What to Expect at a Criminal Jury Trial

criminal jury, annapolis criminal law If you have been charged with an aggravated DUI, drug crime, or violent crime, you will need to hire an experienced criminal lawyer in Annapolis. Many DUI, assault, and drug charges do not proceed to trial, but there is always the possibility that your criminal case will not plead out or settle prior to trial. Here is a general look at what you can expect at a typical criminal trial if you elect to be tried by a jury. If you elect to be tried by a Judge the process is similar, but without a jury, the judge is the one who will decide your innocence or guilt.

Jury Selection

The first stage in a criminal trial is the selection of the 12 members of the jury. Both the prosecutor and your criminal defense attorney will have a say in who the jury members are. During the jury selection process, the prosecution and defense will ask potential jurors questions, and will have the opportunity to deny or accept jurors based upon their answers and backgrounds. Your criminal defense attorney’s goal is to select a jury that will be sympathetic to your case and will be moved to rule in your favor.

Opening Statements, Witness Testimony, and Cross-Examination

Both the prosecutor and your criminal lawyer will make opening statements to the judge and jury. Each side will present their interpretation of the facts of the case. The prosecution will explain to the jury what they intend to prove during the trial, and your criminal attorney will rebut the prosecution’s evidence and present a legal defense for the crimes for which you’re accused. Next, each side will present witnesses who will testify as to the facts or mitigating circumstances surrounding the case. Your criminal lawyer can cross examine each of the prosecution’s witnesses, and vice versa.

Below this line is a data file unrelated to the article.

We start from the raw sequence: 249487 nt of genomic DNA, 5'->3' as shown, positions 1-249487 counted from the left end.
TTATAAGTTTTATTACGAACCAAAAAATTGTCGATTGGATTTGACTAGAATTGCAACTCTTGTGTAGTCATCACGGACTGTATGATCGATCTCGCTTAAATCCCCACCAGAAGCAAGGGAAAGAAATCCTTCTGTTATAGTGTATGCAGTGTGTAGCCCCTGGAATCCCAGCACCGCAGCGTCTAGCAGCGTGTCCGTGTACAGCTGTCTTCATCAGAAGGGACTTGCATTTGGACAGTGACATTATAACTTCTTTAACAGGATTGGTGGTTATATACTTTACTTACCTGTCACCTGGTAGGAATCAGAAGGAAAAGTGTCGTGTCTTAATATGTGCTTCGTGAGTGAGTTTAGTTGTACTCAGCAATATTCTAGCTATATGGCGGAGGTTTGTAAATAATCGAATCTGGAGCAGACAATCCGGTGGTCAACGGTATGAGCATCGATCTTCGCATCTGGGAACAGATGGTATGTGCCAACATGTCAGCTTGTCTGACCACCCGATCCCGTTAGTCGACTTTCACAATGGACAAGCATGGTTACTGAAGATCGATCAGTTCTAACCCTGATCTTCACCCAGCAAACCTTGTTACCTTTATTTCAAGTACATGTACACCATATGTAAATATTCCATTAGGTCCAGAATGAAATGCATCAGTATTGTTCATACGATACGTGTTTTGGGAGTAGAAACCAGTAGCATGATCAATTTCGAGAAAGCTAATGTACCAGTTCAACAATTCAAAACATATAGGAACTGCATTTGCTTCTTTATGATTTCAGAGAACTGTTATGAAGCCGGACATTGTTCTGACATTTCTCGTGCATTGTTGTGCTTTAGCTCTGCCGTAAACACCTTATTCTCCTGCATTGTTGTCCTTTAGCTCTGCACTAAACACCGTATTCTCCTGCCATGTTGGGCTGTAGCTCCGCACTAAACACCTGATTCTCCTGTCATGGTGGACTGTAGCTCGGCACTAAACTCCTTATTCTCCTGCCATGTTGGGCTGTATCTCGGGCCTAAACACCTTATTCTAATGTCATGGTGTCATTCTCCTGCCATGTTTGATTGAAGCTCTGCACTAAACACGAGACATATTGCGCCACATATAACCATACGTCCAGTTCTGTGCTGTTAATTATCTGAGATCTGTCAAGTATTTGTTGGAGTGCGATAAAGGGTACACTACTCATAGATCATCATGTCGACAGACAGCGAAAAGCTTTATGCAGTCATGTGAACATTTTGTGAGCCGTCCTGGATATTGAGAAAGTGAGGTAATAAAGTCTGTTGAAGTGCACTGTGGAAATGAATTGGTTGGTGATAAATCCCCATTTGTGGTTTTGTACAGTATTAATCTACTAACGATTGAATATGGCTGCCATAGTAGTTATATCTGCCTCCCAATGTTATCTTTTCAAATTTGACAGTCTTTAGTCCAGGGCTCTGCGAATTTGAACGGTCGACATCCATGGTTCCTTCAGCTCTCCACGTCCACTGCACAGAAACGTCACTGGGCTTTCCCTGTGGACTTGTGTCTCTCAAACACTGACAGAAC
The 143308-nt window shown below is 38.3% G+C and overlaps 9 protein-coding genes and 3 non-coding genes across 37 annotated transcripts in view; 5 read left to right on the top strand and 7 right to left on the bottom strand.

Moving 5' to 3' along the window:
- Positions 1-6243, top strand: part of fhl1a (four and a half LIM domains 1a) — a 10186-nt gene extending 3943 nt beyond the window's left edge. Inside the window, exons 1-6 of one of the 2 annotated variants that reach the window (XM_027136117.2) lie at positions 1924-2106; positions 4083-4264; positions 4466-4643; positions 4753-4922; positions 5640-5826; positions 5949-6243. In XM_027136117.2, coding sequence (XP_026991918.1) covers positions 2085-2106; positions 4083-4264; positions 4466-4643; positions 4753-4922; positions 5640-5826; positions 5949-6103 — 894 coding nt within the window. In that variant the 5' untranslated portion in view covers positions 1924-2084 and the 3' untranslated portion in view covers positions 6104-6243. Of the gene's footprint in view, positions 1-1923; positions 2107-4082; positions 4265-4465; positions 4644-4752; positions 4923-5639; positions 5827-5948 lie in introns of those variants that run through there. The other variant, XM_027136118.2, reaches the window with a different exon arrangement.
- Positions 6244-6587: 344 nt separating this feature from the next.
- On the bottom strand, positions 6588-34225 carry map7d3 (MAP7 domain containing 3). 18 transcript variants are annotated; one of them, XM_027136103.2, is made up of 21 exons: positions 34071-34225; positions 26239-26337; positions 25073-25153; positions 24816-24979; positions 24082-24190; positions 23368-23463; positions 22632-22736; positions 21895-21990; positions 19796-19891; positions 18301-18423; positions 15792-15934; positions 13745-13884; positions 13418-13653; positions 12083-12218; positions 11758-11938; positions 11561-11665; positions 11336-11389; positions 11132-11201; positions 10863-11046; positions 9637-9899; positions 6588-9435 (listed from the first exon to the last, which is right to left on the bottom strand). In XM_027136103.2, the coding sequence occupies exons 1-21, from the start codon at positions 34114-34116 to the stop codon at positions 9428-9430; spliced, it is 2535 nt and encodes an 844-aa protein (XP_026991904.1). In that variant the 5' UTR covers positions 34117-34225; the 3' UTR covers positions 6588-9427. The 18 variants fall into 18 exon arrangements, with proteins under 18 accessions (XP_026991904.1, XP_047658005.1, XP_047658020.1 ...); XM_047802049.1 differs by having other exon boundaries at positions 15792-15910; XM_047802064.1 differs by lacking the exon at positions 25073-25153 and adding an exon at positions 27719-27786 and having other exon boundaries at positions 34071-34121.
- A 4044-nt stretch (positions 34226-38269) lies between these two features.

At your criminal trial, you may elect to testify in your defense, but you are not required to do so. If you choose not to testify the judge will instruct the jury that they may not hold that fact against you, or draw any negative inference from the fact that you declined to testify.

Closing Arguments, Jury Deliberation, and Verdict

Once witness testimony is complete, the prosecution and your criminal attorney will present closing arguments. These arguments sum up the case and reiterate evidence that supports their claims. After closing arguments, the jury will be remanded to a private room where they will discuss the details of the case and the evidence in an attempt to reach a verdict. The jury must reach a unanimous “guilty” or “not guilty” verdict.

Disclaimer: This article provides general information about the topics discussed and does not qualify as legal advice. Every case is different and the laws applicable to each case may differ. If you have a legal matter, you should speak to an attorney to get advice on your particular situation.